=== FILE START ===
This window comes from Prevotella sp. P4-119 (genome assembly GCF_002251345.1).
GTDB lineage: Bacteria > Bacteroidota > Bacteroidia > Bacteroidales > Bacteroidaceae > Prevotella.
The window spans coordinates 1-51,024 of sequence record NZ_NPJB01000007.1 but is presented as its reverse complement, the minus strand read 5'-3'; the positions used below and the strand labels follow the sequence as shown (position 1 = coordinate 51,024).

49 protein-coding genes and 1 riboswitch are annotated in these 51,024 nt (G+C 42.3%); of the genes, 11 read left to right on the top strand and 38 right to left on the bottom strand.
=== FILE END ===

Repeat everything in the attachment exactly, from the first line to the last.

This window comes from Prevotella sp. P4-119 (genome assembly GCF_002251345.1).
GTDB lineage: Bacteria > Bacteroidota > Bacteroidia > Bacteroidales > Bacteroidaceae > Prevotella.
The window spans coordinates 1-51,024 of sequence record NZ_NPJB01000007.1 but is presented as its reverse complement, the minus strand read 5'-3'; the positions used below and the strand labels follow the sequence as shown (position 1 = coordinate 51,024).

49 protein-coding genes and 1 riboswitch are annotated in these 51,024 nt (G+C 42.3%); of the genes, 11 read left to right on the top strand and 38 right to left on the bottom strand.